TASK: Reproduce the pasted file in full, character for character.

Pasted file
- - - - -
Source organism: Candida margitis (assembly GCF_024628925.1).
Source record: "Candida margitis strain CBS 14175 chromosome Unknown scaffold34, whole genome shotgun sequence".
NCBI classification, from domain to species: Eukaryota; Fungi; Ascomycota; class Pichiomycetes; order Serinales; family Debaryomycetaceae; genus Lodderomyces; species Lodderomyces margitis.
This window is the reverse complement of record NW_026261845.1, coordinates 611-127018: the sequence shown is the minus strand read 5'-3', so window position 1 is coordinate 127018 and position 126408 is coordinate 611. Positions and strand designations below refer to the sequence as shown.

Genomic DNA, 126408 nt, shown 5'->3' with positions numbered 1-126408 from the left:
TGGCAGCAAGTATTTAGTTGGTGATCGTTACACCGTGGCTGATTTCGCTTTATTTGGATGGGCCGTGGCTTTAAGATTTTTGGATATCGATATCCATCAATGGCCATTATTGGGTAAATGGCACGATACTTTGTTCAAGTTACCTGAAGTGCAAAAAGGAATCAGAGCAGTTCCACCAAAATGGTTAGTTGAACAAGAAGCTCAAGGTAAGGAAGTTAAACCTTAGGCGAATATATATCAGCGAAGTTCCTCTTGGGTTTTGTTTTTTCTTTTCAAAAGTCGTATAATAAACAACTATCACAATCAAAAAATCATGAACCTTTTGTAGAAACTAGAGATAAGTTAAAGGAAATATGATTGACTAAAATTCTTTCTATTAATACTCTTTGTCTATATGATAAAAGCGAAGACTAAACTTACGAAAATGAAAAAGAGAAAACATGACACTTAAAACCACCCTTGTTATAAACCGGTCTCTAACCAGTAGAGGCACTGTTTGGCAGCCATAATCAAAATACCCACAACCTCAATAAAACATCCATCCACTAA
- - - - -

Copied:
Source organism: Candida margitis (assembly GCF_024628925.1).
Source record: "Candida margitis strain CBS 14175 chromosome Unknown scaffold34, whole genome shotgun sequence".
NCBI classification, from domain to species: Eukaryota; Fungi; Ascomycota; class Pichiomycetes; order Serinales; family Debaryomycetaceae; genus Lodderomyces; species Lodderomyces margitis.
This window is the reverse complement of record NW_026261845.1, coordinates 611-127018: the sequence shown is the minus strand read 5'-3', so window position 1 is coordinate 127018 and position 126408 is coordinate 611. Positions and strand designations below refer to the sequence as shown.

Genomic DNA, 126408 nt, shown 5'->3' with positions numbered 1-126408 from the left:
TGGCAGCAAGTATTTAGTTGGTGATCGTTACACCGTGGCTGATTTCGCTTTATTTGGATGGGCCGTGGCTTTAAGATTTTTGGATATCGATATCCATCAATGGCCATTATTGGGTAAATGGCACGATACTTTGTTCAAGTTACCTGAAGTGCAAAAAGGAATCAGAGCAGTTCCACCAAAATGGTTAGTTGAACAAGAAGCTCAAGGTAAGGAAGTTAAACCTTAGGCGAATATATATCAGCGAAGTTCCTCTTGGGTTTTGTTTTTTCTTTTCAAAAGTCGTATAATAAACAACTATCACAATCAAAAAATCATGAACCTTTTGTAGAAACTAGAGATAAGTTAAAGGAAATATGATTGACTAAAATTCTTTCTATTAATACTCTTTGTCTATATGATAAAAGCGAAGACTAAACTTACGAAAATGAAAAAGAGAAAACATGACACTTAAAACCACCCTTGTTATAAACCGGTCTCTAACCAGTAGAGGCACTGTTTGGCAGCCATAATCAAAATACCCACAACCTCAATAAAACATCCATCCACTAA